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James MacMillan Pulls Out the Stops For His Choral Fifth Symphony

June 28, 2020

The British tradition of writing numbered symphonies really got going in the 20th century, producing a long list of entries (the astounding Havergal Brian wrote 32 of them) that are mostly unknown in America. The Scottish composer James MacMillan has continued the tradition into the 21st century — with rather diverse results.

The first one, Symphony “Vigil,” is a huge, multifaceted, somber, at times violent canvas, spectacularly orchestrated, where the fate motif of Beethoven’s Fifth recurs. Symphony No. 2 is more of the same in general but with a lighter touch and only a little over half as long, with the Tristan chord now as a motif. The Symphony No. 3 has an overt Asian flavor, inspired as it was by a Japanese novel, Silence, and the Symphony No. 4 contains evocations of Scottish fiddle tunes, a Renaissance feeling, lots of mood and style changes, and a joyful jangle of bells and temple bowls to close.

All of which leads to the MacMillan Symphony No. 5 — or should I say, doesn’t lead to the Symphony No. 5, which is nothing like its predecessors. First heard last August at the Edinburgh Festival, the MacMillan Fifth, subtitled Le grand Inconnu (referring to the mystery of the Holy Spirit), is a full-blown choral symphony — at 50 minutes, MacMillan’s longest — and part of it is set to lines from the hymn “Veni, Creator Spiritus” that also occur in another mighty choral symphony, Mahler’s Eighth. A new recording (from CORO) with Harry Christophers leading the Britten Sinfonia, a small chamber chorus (The Sixteen), and a larger chorus (Genesis Sixteen) reveals all (heard here from a stream).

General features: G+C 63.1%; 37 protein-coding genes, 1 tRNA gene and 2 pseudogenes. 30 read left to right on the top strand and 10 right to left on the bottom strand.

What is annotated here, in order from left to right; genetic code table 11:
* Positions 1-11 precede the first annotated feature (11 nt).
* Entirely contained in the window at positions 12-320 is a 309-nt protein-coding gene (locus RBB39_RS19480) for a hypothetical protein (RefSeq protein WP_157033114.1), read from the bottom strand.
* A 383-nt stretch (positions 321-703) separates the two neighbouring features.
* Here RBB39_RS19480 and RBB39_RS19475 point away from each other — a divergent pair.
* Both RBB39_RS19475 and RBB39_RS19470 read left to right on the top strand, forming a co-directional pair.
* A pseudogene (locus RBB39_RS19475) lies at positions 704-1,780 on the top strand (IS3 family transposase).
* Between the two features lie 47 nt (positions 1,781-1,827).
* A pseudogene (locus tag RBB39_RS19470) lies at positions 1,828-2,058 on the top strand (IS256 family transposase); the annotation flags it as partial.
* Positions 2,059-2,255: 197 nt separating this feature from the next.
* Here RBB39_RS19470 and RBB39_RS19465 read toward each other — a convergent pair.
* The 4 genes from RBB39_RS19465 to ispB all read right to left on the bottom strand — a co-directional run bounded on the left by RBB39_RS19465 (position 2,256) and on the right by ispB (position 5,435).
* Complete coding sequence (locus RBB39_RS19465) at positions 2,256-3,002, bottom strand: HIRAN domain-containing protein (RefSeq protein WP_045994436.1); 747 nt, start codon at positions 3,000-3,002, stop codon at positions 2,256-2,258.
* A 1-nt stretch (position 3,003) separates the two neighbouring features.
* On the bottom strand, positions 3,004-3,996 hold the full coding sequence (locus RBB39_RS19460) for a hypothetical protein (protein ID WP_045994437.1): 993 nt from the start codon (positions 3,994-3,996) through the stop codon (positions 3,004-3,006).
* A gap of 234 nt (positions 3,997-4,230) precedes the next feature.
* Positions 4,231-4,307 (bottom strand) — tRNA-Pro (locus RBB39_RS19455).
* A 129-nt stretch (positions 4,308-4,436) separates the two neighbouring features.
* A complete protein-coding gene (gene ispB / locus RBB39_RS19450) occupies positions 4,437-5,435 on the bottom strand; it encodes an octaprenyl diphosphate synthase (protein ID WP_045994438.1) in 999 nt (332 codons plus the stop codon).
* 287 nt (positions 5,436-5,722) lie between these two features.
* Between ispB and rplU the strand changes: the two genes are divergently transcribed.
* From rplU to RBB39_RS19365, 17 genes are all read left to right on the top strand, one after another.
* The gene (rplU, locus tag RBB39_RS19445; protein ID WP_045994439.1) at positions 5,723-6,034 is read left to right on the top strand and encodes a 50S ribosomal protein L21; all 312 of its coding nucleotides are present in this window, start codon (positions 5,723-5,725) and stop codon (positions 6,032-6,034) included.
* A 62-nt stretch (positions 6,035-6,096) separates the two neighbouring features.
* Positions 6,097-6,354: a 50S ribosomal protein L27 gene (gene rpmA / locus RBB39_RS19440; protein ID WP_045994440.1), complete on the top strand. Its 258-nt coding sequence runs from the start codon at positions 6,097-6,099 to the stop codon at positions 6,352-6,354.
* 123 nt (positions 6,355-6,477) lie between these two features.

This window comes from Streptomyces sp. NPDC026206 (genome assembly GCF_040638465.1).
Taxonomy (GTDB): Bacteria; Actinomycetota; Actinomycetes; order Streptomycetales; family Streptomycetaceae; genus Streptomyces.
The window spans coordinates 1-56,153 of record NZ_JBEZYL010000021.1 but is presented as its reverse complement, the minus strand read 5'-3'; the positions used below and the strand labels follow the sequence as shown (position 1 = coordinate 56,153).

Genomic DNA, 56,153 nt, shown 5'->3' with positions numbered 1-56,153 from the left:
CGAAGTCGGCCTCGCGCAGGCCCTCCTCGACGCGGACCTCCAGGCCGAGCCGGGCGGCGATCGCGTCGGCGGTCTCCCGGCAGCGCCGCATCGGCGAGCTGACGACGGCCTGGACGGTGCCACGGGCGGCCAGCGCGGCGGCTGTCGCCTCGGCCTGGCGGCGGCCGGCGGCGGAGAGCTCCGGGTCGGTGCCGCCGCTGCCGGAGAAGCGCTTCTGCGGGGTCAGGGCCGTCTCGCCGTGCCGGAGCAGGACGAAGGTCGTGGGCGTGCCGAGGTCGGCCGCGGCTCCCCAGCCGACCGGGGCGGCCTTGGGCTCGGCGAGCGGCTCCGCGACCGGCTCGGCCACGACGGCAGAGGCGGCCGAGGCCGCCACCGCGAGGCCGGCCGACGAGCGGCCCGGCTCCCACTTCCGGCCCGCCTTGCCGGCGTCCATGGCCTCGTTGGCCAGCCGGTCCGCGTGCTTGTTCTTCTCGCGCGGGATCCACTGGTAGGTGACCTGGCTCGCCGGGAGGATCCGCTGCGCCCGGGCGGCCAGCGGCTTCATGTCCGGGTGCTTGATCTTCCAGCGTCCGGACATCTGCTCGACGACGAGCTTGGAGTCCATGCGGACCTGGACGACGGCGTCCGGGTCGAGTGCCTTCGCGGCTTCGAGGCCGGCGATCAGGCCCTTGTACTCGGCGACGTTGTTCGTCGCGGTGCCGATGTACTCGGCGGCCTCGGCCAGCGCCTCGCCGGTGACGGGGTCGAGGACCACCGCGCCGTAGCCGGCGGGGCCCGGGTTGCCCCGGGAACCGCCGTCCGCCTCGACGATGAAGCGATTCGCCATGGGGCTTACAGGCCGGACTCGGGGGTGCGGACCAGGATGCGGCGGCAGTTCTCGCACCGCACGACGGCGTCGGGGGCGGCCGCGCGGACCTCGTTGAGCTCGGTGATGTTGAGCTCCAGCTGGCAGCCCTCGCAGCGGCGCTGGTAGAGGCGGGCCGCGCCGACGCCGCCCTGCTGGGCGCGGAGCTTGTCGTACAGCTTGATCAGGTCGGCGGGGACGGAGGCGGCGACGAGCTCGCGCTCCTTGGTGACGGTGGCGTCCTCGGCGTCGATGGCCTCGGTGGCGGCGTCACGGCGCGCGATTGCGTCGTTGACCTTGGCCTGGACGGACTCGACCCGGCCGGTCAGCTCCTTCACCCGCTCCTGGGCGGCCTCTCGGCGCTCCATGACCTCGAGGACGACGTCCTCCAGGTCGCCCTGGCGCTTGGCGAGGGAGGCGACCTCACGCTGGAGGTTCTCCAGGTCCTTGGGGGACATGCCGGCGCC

The symphony’s three lengthy movements are given the designations of “wind,” “water,” and “fire” respectively. Accordingly, the first movement commences with a wind machine taking deep, deep breaths, and the harp and strings that open the second movement are like raindrops. Although a choir serenely singing a text by St. John of the Cross at the beginning of the third movement does not literally illustrate fire, you could call it a quiet fire signifying love.

Working with such large forces, MacMillan understandably can’t resist the temptation to release their bombastic potential. So the voices wail, the brasses blast, and all is mega-glory. Yet a good deal of the time, there is a surprisingly transparent texture in the large orchestra, and MacMillan parcels out the big moments skillfully.

The companion work on the recording, The Sun Danced, is a cantata sung in Latin, English, and Portuguese that celebrates the centennial of the Apparitions and the Miracle Of The Sun at Fátima in 1917. The central part is the most compelling, an impassioned prayer for peace and the end of war — this while World War I was still raging — as sung by an apparition of the Virgin Mary aka Our Lady of Fátima. I don’t buy the story of this “miracle” — Mary returning to make the sun dance around in the sky — but MacMillan’s colorfully-instrumented orchestral fantasy midway through entices the ear on its own terms, and the fine soprano also happens to be named Mary (Bevan).

Richard S. Ginell writes regularly about music for the Los Angeles Times, Musical America.com, Classical Voice North America, and American Record Guide.  He has also contributed to Gramophone and The Strad, among many other publications. In another lifetime, he was chief music critic of the Los Angeles Daily News.